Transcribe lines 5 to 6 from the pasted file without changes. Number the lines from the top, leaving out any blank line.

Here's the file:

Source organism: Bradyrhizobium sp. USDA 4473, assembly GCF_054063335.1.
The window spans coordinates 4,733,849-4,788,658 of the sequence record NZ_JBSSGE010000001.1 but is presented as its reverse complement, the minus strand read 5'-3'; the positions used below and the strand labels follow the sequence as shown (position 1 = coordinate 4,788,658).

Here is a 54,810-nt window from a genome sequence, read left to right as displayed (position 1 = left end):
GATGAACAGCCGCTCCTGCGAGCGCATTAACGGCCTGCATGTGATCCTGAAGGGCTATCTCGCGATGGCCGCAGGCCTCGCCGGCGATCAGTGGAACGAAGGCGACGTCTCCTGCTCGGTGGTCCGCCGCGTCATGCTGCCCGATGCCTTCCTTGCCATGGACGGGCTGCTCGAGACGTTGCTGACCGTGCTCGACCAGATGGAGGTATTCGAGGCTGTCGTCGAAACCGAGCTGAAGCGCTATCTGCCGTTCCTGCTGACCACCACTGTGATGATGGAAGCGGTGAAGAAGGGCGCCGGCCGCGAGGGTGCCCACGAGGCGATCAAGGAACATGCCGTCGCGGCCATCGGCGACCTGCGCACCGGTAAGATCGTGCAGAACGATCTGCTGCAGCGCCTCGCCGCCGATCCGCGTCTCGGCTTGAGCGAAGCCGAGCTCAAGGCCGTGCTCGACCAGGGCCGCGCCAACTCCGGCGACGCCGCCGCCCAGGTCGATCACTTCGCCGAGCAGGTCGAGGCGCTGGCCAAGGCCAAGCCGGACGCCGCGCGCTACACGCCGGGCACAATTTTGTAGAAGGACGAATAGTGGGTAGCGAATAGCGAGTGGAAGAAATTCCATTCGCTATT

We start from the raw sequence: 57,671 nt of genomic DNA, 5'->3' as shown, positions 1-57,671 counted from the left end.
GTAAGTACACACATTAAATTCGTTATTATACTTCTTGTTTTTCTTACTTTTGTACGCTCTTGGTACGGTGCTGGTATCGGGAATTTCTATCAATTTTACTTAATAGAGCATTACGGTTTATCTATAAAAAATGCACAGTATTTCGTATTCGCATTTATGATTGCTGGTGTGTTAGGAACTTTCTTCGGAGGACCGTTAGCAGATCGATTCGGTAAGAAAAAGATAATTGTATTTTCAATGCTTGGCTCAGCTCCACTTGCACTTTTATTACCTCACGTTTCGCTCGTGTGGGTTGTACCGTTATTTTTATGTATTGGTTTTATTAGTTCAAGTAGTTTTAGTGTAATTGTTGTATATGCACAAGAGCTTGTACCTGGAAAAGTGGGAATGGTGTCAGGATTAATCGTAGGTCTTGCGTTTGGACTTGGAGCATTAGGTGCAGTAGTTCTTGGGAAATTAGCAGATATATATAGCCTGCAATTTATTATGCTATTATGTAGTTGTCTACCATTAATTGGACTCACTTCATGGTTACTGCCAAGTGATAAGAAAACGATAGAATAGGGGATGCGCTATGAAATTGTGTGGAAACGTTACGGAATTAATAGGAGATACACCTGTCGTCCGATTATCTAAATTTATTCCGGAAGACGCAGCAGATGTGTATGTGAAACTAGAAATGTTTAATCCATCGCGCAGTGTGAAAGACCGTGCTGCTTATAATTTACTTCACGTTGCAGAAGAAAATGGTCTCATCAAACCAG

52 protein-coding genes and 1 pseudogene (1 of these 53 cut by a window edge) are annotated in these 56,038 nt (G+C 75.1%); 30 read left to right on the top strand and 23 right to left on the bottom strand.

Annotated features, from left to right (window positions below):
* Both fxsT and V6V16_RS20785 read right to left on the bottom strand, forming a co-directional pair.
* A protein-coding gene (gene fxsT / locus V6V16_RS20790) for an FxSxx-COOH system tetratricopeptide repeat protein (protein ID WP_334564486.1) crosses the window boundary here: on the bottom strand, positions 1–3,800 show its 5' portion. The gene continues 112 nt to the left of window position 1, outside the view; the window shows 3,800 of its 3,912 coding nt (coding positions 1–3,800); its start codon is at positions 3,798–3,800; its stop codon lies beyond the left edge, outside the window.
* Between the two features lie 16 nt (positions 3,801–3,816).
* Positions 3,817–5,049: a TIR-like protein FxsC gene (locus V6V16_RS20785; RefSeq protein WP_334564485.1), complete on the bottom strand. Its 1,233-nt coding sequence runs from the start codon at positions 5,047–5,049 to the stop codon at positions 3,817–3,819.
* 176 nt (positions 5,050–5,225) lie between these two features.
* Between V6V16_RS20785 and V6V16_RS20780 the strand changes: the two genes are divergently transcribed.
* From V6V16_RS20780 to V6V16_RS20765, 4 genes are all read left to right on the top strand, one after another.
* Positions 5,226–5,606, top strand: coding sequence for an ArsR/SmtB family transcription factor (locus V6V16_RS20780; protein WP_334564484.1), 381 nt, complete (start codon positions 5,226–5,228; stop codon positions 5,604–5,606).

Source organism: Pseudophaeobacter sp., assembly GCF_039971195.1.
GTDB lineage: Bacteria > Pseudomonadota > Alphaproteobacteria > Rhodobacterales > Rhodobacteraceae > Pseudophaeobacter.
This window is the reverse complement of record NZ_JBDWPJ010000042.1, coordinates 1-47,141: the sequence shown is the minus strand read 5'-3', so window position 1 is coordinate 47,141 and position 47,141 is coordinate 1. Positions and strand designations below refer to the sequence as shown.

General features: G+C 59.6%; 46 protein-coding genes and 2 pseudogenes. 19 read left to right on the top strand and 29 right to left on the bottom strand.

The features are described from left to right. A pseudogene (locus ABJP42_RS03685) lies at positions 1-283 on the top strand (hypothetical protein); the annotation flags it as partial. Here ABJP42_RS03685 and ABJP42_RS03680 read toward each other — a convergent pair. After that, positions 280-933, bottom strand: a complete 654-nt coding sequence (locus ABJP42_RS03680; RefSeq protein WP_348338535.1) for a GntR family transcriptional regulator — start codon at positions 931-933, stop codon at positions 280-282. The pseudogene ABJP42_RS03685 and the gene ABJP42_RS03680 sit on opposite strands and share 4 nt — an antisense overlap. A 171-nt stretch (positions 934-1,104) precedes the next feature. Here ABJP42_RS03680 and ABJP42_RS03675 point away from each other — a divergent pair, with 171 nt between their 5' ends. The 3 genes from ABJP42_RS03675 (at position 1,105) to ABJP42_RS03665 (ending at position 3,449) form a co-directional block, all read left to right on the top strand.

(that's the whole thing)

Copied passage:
We start from the raw sequence: 57,671 nt of genomic DNA, 5'->3' as shown, positions 1-57,671 counted from the left end.
GTAAGTACACACATTAAATTCGTTATTATACTTCTTGTTTTTCTTACTTTTGTACGCTCTTGGTACGGTGCTGGTATCGGGAATTTCTATCAATTTTACTTAATAGAGCATTACGGTTTATCTATAAAAAATGCACAGTATTTCGTATTCGCATTTATGATTGCTGGTGTGTTAGGAACTTTCTTCGGAGGACCGTTAGCAGATCGATTCGGTAAGAAAAAGATAATTGTATTTTCAATGCTTGGCTCAGCTCCACTTGCACTTTTATTACCTCACGTTTCGCTCGTGTGGGTTGTACCGTTATTTTTATGTATTGGTTTTATTAGTTCAAGTAGTTTTAGTGTAATTGTTGTATATGCACAAGAGCTTGTACCTGGAAAAGTGGGAATGGTGTCAGGATTAATCGTAGGTCTTGCGTTTGGACTTGGAGCATTAGGTGCAGTAGTTCTTGGGAAATTAGCAGATATATATAGCCTGCAATTTATTATGCTATTATGTAGTTGTCTACCATTAATTGGACTCACTTCATGGTTACTGCCAAGTGATAAGAAAACGATAGAATAGGGGATGCGCTATGAAATTGTGTGGAAACGTTACGGAATTAATAGGAGATACACCTGTCGTCCGATTATCTAAATTTATTCCGGAAGACGCAGCAGATGTGTATGTGAAACTAGAAATGTTTAATCCATCGCGCAGTGTGAAAGACCGTGCTGCTTATAATTTACTTCACGTTGCAGAAGAAAATGGTCTCATCAAACCAG